Communicating with Consumers About Health Care Value: A Controlled Experiment

Slide Presentation from the AHRQ 2011 Annual Conference

On September 20, 2011, Judith Hibbard made this presentation at the 2011 Annual Conference. Select to access the PowerPoint® presentation (2 MB). Plugin Software Help.

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Communicating with Consumers About Health Care Value: A Controlled Experiment

Judith Hibbard and Jessica Greene, University of Oregon
Shoshanna Sofaer and Kirsten Firminger, Baruch College
Judy Hirsh, Health Improvement
Collaborative of Greater Cincinnati

Funded by AHRQ.
Data collected in collaboration with Massachusetts Health Quality Partners (MHQP).

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Communicating about Cost and Resource

  • Consumers tend to think that when it comes to medical care, that more is better.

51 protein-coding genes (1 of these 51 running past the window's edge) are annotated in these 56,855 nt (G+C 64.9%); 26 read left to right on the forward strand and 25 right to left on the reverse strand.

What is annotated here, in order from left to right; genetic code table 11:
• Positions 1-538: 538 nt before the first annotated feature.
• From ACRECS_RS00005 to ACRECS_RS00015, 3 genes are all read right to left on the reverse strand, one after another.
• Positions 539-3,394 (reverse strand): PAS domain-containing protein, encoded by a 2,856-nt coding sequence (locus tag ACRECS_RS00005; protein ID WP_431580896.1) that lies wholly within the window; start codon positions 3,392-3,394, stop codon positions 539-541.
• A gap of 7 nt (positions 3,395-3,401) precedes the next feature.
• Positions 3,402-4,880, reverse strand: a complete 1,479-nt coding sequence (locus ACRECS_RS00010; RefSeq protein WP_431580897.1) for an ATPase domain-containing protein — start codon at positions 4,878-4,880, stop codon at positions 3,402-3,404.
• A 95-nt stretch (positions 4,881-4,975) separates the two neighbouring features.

• Some consumers may equate higher cost with higher quality care.
  • We explore communication strategies that overcome these beliefs.

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Research Questions

  • Are there more and less effective ways to present data about cost so that consumers choose high value providers?
    • Does the labeling of cost impact consumer likelihood of valuing it?
    • Is cost data more likely to be correctly interpreted when there is a strong quality signal?
  • Are there more and less effective ways to present resource use measures—such as "imaging" for improving choices and comprehension of concept?

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Study Population

  • Employees from 2 large employers (n=1421).
  • Data collected by 2 employers and sponsored by MHQP:
    • Respondents randomly assigned into 3 groups.
    • Online survey, data collected April—June 2011.

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Study Population

  • No Differences in demographic characteristics across the three study groups: